The Bihar assembly elections are over. Commentaries on rationalizing failed predictions have started pouring in. For most, the election results were a surprise—a humiliating defeat of the Bharatiya Janata Party (BJP) and its allies, and a stellar performance of the Mahagathbandhan. Here, we dig a little deeper and understand the coalition elements that made it happen. Deductively, no one can determine why the voters voted the way they did. But if we focus on numbers alone, many interesting explanations emerge.
These numbers emerge from the algebra of votes and seat share. The former denotes how many votes a party received, while the latter how many seats. In most parliamentary democracies such as India, vote share doesn’t matter. If a party wins in two constituencies with a 1% margin, and loses in the third by 90%, it would still win the elections even though, based on collective preference, it wasn’t preferred.
When a chief minister or prime minister is chosen not by voters but by elected representatives, the popularity with which these candidates are elected does not trickle down (rather squeeze up). Each elected candidate acts as a single unit, irrespective of the weight of people’s will that they carry with them in victory. Hence, a candidate winning with a margin of 90% carries the same weight as one with a 1% margin. In other words, how much a candidate is liked or disliked becomes irrelevant. Representative democracy converts an analog preference of people into binary “winning or losing” tables.
Since both weak and strong winners exert an equal mandate in forming the government, the real mandate that finally gets translated into the formation of the government lies somewhere midway. This means that voters’ will in a high-margin victory is diluted, while in a small margin it is strengthened. In other words, in electing the ruler, there is always some leakage of people’s will.
This leakage is explained through the difference between seat share and vote share. Mathematically, an index—called Disproportionality Index (DI), attributed to Michael Gallagher (1991)—shows the extent to which the assembly is representative. DI takes a value of zero when seat share and vote share are the same. This means the assembly is 100% representative. On the other extreme is dictatorship, when vote share is zero but seat share is maximum. Therefore, the higher the value of DI, the farther we are from being a genuine democracy.
In our article published in the Economic and Political Weekly (September 2015 issue), we departed from standard narratives offering predictions, and attempted to predict the nature of elections. The election results of the present Bihar legislative assembly are very similar to our predictions.
We measured the values of DI in 14 elections for the Bihar assembly since 1951 and excavated the results. The average value of DI has been 17.66. Interestingly, the DI value has been consistently increasing from 9.81 (in 2000) through 17.48 (in 2005), and reaching an all-time historic high at 35.4 in 2010 (compare this with the Lok Sabha elections, where the highest value of DI has barely touched 23).
If high value of DI is symptomatic of disparity between seat share and vote share, the 2010 Bihar assembly elections (with a DI of 35.4) indicated hugely displeasured voters. Indeed, chief minister Nitish Kumar’s winning margin in 2010 was 3%. A crude generalization shows that 47% of the voters didn’t want his party, the Janata Dal (United), or JD(U), to come to power. This suggests that for the past five years, he had been ruling an electorate that was mostly unhappy with his victory.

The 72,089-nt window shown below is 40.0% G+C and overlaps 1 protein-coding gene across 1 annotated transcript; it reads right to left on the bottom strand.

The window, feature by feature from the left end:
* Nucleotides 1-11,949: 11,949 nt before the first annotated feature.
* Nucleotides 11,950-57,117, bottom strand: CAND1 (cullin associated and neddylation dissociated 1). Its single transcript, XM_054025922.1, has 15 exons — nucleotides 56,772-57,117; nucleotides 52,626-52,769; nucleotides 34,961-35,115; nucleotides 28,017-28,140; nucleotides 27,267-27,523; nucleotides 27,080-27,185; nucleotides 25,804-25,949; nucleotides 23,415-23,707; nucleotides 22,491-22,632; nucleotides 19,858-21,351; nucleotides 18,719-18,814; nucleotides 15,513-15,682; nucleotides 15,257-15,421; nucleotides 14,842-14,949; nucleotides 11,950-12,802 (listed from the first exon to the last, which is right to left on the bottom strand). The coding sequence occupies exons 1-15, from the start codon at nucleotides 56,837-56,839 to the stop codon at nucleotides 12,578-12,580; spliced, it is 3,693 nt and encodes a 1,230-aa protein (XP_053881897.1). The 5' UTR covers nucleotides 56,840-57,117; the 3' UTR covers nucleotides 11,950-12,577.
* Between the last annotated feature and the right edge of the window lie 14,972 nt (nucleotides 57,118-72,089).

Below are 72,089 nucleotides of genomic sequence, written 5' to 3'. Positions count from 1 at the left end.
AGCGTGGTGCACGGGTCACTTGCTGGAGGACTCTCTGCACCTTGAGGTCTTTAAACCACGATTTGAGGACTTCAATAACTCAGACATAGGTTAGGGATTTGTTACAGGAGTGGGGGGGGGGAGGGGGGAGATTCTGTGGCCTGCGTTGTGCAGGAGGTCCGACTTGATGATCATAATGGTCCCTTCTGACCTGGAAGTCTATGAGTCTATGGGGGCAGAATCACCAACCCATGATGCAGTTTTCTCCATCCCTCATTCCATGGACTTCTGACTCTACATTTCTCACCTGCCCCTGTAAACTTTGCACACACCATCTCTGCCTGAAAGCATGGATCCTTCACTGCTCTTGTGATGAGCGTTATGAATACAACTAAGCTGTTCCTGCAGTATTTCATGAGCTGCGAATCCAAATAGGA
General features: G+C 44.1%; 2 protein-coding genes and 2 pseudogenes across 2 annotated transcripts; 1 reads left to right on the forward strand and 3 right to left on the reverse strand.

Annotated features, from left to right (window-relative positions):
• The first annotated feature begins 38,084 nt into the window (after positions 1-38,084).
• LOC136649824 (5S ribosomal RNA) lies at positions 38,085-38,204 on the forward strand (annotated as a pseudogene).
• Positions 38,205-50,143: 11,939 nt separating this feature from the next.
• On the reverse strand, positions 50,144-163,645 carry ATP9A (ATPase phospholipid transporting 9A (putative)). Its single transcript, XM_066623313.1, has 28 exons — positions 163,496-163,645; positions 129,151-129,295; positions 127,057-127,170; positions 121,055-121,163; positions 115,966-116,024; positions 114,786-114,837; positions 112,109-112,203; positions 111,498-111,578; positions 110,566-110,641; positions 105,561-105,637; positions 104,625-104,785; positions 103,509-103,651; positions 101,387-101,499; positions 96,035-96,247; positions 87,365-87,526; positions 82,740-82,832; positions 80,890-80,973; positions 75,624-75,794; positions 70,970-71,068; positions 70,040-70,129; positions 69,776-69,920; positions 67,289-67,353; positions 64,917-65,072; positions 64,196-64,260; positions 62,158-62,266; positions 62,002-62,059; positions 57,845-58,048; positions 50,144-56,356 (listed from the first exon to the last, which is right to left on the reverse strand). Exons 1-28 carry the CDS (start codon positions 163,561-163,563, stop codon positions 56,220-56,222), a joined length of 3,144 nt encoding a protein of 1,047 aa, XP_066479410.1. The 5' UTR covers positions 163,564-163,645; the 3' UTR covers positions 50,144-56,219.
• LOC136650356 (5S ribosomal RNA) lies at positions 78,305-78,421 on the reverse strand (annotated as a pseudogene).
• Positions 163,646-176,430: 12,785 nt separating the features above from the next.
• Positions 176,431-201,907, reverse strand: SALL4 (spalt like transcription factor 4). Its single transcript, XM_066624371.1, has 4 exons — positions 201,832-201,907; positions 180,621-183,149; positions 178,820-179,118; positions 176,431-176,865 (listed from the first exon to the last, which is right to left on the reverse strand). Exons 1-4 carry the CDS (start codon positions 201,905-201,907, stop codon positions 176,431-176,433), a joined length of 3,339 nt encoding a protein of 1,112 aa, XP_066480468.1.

This led us to expect two things in 2015. Firstly, Kumar—unless fulfilling his duties as chief minister exceedingly well, which he didn’t—should not be surprised by a poor performance by his party in 2015. Secondly, it was unlikely that the nature of the mandate would deteriorate further compared to 2010. Both predictions were right.
If we look at the JD(U), it has lost 15% of its seats (adjusting for number of seats contested). The JD(U) performed rather poorly. From our perspective, either Kumar had already realized it and was smart in partnering with the Rashtriya Janata Dal (RJD) (he couldn’t have sided with the BJP after his split before the Lok Sabha election in 2014), or he had no idea. But now is the time he needs to reflect critically on his party’s position in Bihar.
Further, the DI for the 2015 elections has fallen to 24.13, from 2010’s 35.4. This shows that the quality of the verdict is better (however, not for individual parties: the BJP’s vote share is the highest among all the parties). In other words, results indicate fewer unhappy voters compared with previous elections. The 2015 elections have witnessed a better reflection of people’s preferences when compared with the 2010 elections. Perhaps the caste-based grand coalition can explain this.
What are the lessons? More importantly, for whom? For any party that comes to power with a high level of disproportionality, its performance becomes very crucial—after all, it is ruling a population largely dissatisfied with the verdict. It takes a high level of performance to retain the seats. Kumar could not deliver it.
Interestingly, this is also the story for the BJP. In 2010, it secured 37.4% of the seat share, but a mere 16.5% of the vote share. This signifies high disproportionality. We predicted that the difference between seat share and vote share will come down. It definitely did. This year, the BJP has a 21.8% seat share with a 24.4% vote share. This means that more people voted for the BJP, but it won fewer seats. Arguably, the BJP’s situation is a true reflection of people’s preferences. Truer than the mandate Kumar has received. Now that’s something to think about.